Five Feminist Resolutions for 2017

2017 has already proven to be a tough year for feminists. And we can expect to be tried and tested for the many months to come. As we look to the coming battles, here are five feminist New Year’s resolutions:

1. Show up

After more than four million feminists showed up for the Women’s March on Washington and the 300+ sister marches globally, it is safe to say we are getting good at this one. But, it is crucial we continue to show up for what we believe in. Whether that be to continue marching, or to meet other feminists in your city, or to support feminist films, books, and concerts. While social media is an incredibly powerful tool to link the global community, cultivating a physical community is equally important and special. In 2017, let’s make sure we are there for our fellow females, and remember that together we are stronger.

2. Volunteer

Alongside showing up for events, protests, and meet-ups, we must continue to support the incredible work of Planned Parenthood, ACLU, National Organization for Women, and even Girls’ Globe. You can make a difference with your money, time, or simply advocating for an organization in your own network. Many of these organizations will come under threat over the course of the Trump Administration and we cannot let that happen. Whatever level of participation you can commit to helps, and a little empathy and altruism never hurt anybody.

3. Speak up

Silence is acceptance. And if there was ever a time we needed to elevate women’s voices, it’s now. Contrary to what some have said, words do matter. And words have impact. If we collectively speak up about what we believe in, what we value, and what is not okay to us, we will be heard. It is so easy to accept and internalize the patriarchy that surrounds us, but we cannot let it get us down. We can be empowered by our collective experiences and rather than commiserate, we can rise up. With every social media post, face-to-face conversation, video on Million Women’s Voices, and blog post written we will slowly, but surely dismantle the patriarchy.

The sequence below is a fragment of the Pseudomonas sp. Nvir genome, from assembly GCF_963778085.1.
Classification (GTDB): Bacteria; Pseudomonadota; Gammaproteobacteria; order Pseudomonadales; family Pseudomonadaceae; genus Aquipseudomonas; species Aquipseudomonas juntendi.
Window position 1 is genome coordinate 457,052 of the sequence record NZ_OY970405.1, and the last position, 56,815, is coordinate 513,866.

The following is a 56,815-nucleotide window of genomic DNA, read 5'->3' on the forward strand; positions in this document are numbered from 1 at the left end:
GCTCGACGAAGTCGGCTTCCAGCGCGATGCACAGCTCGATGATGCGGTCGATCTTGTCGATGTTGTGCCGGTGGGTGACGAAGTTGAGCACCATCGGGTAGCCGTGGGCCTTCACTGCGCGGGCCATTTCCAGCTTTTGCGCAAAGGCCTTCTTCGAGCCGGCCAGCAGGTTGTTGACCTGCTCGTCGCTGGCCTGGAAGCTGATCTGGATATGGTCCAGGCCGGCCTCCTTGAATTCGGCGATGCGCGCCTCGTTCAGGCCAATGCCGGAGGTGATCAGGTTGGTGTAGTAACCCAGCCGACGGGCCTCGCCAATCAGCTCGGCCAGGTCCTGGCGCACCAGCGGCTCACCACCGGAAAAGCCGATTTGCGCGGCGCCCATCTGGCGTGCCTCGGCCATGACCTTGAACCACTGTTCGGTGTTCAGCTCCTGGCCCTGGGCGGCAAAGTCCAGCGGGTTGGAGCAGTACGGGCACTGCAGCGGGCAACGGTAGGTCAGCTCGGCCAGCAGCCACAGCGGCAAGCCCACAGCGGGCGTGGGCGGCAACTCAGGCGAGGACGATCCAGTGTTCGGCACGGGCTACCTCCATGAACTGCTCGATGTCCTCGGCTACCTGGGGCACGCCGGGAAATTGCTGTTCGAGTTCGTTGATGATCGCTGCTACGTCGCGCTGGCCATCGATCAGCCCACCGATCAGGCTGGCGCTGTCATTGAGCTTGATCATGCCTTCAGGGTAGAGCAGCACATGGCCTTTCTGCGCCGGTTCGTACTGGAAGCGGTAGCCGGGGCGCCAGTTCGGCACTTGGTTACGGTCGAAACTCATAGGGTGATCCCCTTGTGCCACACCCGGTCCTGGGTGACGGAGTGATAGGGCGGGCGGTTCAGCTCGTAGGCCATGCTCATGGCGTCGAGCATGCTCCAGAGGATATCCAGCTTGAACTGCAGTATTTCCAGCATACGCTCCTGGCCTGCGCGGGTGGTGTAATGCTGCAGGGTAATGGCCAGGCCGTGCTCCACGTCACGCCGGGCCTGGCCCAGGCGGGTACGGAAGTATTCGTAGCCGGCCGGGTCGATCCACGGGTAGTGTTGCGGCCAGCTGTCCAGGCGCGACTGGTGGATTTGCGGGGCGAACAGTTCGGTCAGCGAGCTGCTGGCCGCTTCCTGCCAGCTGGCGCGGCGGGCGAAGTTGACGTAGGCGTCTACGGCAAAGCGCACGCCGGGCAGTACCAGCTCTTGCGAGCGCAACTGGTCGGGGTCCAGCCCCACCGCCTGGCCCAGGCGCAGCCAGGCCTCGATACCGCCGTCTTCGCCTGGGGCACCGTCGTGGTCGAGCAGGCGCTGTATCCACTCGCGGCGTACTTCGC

4. Educate

I do not know everything. You do not know everything. No one knows everything. But to be an effective ally we must know the facts. In the spirit of intersectionality, we must remember that women’s rights, our legal system, our criminal justice system, our environment, and our public policies are all connected. While you certainly do not have to fight for every issue, knowing the facts is a solid step to continuing effective advocacy.   While certain pieces of the media have simply disregarded the truth as “alternative facts,” it is important to know why we fight, how we fight, and the statistics behind it. With the advent of fake news and spun falsehoods in our social media sphere, it can be easy to end up in a Facebook feud over what is true.

5. Self care

Being a wild feminist in 2017 will not be easy and in fighting all our fights, remember to take care of yourself. Fighting the patriarchy is a lifelong battle, and it does the movement no good for you to burn out. So when you’re feeling down, take a bubble bath, cuddle with your kitten, pop on a feminist film on Netflix. Staying motivated, passionate, and driven is exhausting, so after a long day subverting patriarchal paradigms, treat yourself.

One New Year’s Resolution to Keep: True Solidarity

Women aren’t free until all women are free. Our rights are not fulfilled until all of our rights are met. It is time for us to take things personally and it is time to show true solidarity.

Girls’ Globe is all about raising the voices of women and girls and sharing inspirational stories to create lasting change. We bridge the gap between cultures and communities and have become a global network of young women and grassroots organizations working tirelessly to improve the lives of women and girls in their communities. We also bridge the gap between young women and international decision-makers, creating meaningful meetings for young women to hold leaders accountable and for leaders to learn from true changemakers. We know that more needs to be done – especially after this year.

2016 has been full of scary events that have deprived people of their dignity, rights and lives, and it is more important than ever to stand together and stand up for each other. We cannot move forward if some of us are held back. We need to realize our interconnectedness.